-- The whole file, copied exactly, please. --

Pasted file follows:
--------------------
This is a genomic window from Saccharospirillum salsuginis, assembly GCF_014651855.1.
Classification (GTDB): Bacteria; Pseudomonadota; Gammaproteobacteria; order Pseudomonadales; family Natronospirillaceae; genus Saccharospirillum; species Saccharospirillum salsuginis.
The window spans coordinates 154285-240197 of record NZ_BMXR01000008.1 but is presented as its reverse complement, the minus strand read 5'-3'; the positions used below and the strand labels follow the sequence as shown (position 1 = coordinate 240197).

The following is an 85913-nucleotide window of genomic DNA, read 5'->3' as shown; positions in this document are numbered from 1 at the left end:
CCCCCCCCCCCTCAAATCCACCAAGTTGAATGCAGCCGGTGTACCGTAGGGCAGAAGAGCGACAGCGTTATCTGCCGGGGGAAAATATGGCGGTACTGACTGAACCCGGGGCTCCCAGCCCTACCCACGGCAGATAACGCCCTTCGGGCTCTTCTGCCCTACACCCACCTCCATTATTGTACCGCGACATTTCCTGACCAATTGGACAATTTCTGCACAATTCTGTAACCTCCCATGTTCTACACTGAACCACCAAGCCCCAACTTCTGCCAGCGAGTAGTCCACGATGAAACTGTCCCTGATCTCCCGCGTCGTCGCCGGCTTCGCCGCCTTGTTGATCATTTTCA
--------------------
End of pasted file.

This is a genomic window from Saccharospirillum salsuginis, assembly GCF_014651855.1.
Classification (GTDB): Bacteria; Pseudomonadota; Gammaproteobacteria; order Pseudomonadales; family Natronospirillaceae; genus Saccharospirillum; species Saccharospirillum salsuginis.
The window spans coordinates 154285-240197 of record NZ_BMXR01000008.1 but is presented as its reverse complement, the minus strand read 5'-3'; the positions used below and the strand labels follow the sequence as shown (position 1 = coordinate 240197).

The following is an 85913-nucleotide window of genomic DNA, read 5'->3' as shown; positions in this document are numbered from 1 at the left end:
CCCCCCCCCCCTCAAATCCACCAAGTTGAATGCAGCCGGTGTACCGTAGGGCAGAAGAGCGACAGCGTTATCTGCCGGGGGAAAATATGGCGGTACTGACTGAACCCGGGGCTCCCAGCCCTACCCACGGCAGATAACGCCCTTCGGGCTCTTCTGCCCTACACCCACCTCCATTATTGTACCGCGACATTTCCTGACCAATTGGACAATTTCTGCACAATTCTGTAACCTCCCATGTTCTACACTGAACCACCAAGCCCCAACTTCTGCCAGCGAGTAGTCCACGATGAAACTGTCCCTGATCTCCCGCGTCGTCGCCGGCTTCGCCGCCTTGTTGATCATTTTCA